Forex rates

Find live currency rates on our popular FX markets, major pairs, minor pairs and exotics.

FX pairs

Select or search for currency pairs to view real-time prices, charts and more.

This feature requires JavaScript

Share Finder

Most popular pairs

liveprices.noLivepricesSelected

Major currency pairs

liveprices.noLivepricesSelected

Minor currency pairs

liveprices.noLivepricesSelected

Emerging currency pairs

liveprices.noLivepricesSelected

Australasian currency pairs

liveprices.noLivepricesSelected

Scandinavian currency pairs

liveprices.noLivepricesSelected

Exotic currency pairs

liveprices.noLivepricesSelected

Try out an FX trade

Open a free, no-risk demo account to practise trading on our full range of forex markets.

View live prices on fast, customisable charts

Try out trades without risking your capital

Get used to our powerful, easy-to-use platform

FAQs

How do I read an exchange rate?

Forex markets are always quoted in pairs – EUR/USD, for example – because you’ll always be trading one currency for another. The exchange rate is how much one unit of the first (‘base’) currency costs in the second (‘quote’) currency

Say the EUR/USD exchange rate is quoted as 1.1700. This means that it would cost 1.17 dollars to buy a single euro.

What are pips?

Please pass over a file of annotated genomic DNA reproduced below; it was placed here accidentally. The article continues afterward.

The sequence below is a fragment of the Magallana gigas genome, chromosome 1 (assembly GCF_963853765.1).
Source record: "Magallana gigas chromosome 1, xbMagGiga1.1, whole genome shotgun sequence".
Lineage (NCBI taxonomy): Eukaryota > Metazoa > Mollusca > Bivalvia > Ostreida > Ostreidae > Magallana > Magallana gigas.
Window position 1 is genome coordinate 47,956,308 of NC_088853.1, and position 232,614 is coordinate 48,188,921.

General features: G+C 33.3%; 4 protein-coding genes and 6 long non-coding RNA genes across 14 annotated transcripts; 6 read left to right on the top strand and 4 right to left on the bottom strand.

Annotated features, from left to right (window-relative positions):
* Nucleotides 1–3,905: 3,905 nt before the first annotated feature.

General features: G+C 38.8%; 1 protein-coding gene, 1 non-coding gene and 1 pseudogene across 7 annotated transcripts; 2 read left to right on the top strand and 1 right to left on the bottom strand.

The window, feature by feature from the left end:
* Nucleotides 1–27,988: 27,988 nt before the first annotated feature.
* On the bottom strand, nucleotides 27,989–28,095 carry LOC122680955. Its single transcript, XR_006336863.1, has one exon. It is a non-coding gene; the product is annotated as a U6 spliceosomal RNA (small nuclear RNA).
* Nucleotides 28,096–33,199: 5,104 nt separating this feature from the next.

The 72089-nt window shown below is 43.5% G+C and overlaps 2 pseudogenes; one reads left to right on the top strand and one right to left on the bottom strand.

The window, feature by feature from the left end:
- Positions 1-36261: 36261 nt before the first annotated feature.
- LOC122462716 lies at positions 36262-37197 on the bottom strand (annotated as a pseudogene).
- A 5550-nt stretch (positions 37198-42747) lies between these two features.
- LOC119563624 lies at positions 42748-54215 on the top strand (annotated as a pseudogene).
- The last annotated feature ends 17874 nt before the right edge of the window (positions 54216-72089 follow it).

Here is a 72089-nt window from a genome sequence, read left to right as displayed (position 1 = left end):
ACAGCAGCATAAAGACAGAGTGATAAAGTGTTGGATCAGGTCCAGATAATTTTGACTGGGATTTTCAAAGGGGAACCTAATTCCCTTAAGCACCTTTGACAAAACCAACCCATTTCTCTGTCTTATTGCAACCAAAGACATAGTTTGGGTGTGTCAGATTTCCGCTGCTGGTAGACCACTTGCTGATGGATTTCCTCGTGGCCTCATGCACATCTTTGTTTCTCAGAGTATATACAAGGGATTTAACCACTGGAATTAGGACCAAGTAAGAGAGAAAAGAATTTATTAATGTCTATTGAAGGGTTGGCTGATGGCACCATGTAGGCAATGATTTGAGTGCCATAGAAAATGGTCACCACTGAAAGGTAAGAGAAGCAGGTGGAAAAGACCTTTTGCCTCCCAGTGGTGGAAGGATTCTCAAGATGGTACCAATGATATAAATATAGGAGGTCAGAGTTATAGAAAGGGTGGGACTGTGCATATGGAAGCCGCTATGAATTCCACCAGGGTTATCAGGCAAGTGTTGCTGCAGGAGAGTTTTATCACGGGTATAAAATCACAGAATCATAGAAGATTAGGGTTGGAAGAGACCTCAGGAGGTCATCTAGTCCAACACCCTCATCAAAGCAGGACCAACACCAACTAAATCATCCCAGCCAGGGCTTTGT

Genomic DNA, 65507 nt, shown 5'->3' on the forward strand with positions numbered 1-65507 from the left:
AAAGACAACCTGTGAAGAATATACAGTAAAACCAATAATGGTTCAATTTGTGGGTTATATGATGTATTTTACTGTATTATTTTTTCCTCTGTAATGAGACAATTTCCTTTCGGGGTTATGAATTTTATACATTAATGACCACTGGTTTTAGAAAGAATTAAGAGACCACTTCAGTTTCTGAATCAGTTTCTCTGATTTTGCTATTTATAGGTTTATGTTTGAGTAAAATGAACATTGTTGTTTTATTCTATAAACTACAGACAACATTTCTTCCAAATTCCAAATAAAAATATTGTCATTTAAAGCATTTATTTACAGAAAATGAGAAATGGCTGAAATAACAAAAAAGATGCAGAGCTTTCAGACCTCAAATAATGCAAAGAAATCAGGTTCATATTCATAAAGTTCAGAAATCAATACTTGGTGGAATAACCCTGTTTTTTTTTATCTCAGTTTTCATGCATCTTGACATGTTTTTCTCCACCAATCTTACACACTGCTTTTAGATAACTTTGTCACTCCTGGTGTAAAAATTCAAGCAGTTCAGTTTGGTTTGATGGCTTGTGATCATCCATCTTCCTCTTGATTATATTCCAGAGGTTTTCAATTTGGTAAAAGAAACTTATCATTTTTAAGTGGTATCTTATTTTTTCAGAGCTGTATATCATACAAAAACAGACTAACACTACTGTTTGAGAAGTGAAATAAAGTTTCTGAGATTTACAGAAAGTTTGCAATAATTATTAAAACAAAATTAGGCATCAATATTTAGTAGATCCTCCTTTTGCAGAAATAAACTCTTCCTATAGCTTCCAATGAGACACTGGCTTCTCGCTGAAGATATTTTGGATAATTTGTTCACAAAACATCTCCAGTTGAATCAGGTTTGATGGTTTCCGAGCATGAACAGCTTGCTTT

Pips are a forex-specific synonym for basis points or ‘points’, the smallest amounts by which a market price can change. For major currencies a pip is a standardised unit of 1/100th of 1%, or 0.0001, except for pairs including the Japanese yen. For these pairs, a pip is equal to 0.01.

At IG, we tend to use the term ‘points’, but you may see ‘pips’ used interchangeably by other brokers. 

What are major currency pairs?

Major currency pairs are those that trade in the highest volume on a daily basis. These pairs are incredibly liquid and trade 24 hours a day, usually with very narrow spreads. Some examples include EUR/USD, USD/JPY, GBP/USD and USD/CHF.  

What are minor currency pairs?

What constitutes a minor currency pair can vary depending on where you look. Some brokers stipulate that a minor pair can’t include the US dollar, for example, and as such refer to them as ‘crosses’.

More generally, a minor pair is any currency pair that’s traded less frequently than the majors, even if one or both constituent pairs also appear in a major currency pair. Some of the more popular include CHF/JPY, GBP/CAD and EUR/SGD. 

What are exotic currency pairs?

Exotic currency pairs, or ‘exotics’ for short, are made up of one major currency along with another from a small or emerging economy. Examples include GBP/MXN (sterling and the Mexican peso) or USD/PLN (the US dollar and the Polish zloty). 

You might also be interested in...

1 Excludes MT4, a third-party platform offered by IG

Contact us

Questions about opening an account:

+61 (3) 9860 1799
helpdesk.en@ig.com

Existing client questions:

+61 (3) 9860 1734 or +44 2078 960079

We're here 24hrs a day from 8am Saturday to 10pm Friday (GMT).